The English Language: Meanings, Misconstructions, and Italics

As an aspiring writer I have to make use of many techniques and tools in order to get a point across to my audience. Dialogue is an especially trying part of my writing process, as it is very difficult to convey the exact intonation I envisage a character using when saying a specific word or line within the words and characters used in the phrase itself. Some words have a specific inflection placed upon them, making them the focal point of the sentence. While other words are specifically stressed by the character in order to evoke emotion from surrounding characters or the audience.

For most English authors the most popular solution to this problem is to simply highlight the word we wish to emphasize and put it in italics. This is because for some reason we equate the letters slanting to the side as having greater emphasis than if we use the underline or any other text editor. For non-native English speakers and readers the meanings that this effect produces on the words can be quite different from the author’s intended meaning. Even people who’ve been exposed to English and its labyrinthian cipher of grammar and spelling rules have trouble with deciphering the meaning an author intends when writing. For example; I can write the same sentence multiple times and have the meaning change from the use of italics on only single word within the phrase.

“I never said that.” vs. “I never said that.” or even “I never said that.”

Generally, the common assumption of the audience is that the speaker of the first sentence is relatively calm: having been given no context as to the emotion used when speaking that line. The speaker of the next sentence can be assumed to be agitated in some way, as the negative “never” is the word emphasized. And in the third sentence, the assumption can vary as to the emotion of the speaker because the word that is stressed refers to something  that has been said already, but that we do not know the details of. The speaker could be interpreted as angry, neutral and correcting another character, or frantic. And because of the lack of context the interpretation is right in all three cases.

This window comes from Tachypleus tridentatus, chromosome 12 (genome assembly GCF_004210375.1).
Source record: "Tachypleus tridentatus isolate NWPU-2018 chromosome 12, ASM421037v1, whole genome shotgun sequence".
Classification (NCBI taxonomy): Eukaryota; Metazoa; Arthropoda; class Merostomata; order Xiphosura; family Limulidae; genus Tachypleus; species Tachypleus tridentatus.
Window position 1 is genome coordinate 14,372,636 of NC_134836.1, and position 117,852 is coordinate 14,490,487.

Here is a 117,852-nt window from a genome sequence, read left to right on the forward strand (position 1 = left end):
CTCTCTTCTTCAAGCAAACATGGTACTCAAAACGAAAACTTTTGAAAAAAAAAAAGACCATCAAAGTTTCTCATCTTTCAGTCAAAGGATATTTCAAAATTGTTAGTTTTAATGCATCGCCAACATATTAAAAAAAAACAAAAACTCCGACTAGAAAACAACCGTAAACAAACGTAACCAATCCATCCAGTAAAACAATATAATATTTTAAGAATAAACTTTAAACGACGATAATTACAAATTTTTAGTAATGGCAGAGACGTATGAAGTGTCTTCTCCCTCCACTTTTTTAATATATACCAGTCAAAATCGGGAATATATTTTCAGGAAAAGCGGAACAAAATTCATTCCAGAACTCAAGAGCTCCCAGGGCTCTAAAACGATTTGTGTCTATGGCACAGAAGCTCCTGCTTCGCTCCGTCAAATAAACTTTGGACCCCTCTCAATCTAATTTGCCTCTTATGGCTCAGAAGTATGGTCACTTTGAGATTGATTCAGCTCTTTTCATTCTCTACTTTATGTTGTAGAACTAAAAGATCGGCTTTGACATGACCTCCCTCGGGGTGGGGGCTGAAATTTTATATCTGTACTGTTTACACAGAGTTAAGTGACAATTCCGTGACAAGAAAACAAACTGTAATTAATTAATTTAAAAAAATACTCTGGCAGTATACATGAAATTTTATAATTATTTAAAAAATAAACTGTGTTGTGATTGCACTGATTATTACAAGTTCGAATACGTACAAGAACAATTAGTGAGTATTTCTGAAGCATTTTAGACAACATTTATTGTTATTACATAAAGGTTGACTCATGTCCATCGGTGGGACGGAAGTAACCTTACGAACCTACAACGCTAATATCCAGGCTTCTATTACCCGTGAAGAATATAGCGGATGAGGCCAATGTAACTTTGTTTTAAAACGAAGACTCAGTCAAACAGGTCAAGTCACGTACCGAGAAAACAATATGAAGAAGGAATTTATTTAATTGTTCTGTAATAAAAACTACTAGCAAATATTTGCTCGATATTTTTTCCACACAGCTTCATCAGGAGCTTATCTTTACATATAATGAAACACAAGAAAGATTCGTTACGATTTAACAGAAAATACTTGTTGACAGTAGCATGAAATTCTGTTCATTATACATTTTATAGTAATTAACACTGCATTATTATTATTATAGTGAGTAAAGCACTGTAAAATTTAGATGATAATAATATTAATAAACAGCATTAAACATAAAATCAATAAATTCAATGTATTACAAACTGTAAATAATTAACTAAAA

Clearly, this is a problem in the world as these stressed words can drastically change the meaning of someone’s thoughts based on how they’re interpreted. But what is the best solution? Should people be better educated on how to interpret these stressed words when used in print? Should there be some sort of code alongside a piece of written work to clue the reader in on how to interpret the author’s writing? Or should the way authors write be completely restructured on every word processor out there and come with a guide on when to use what text effect?



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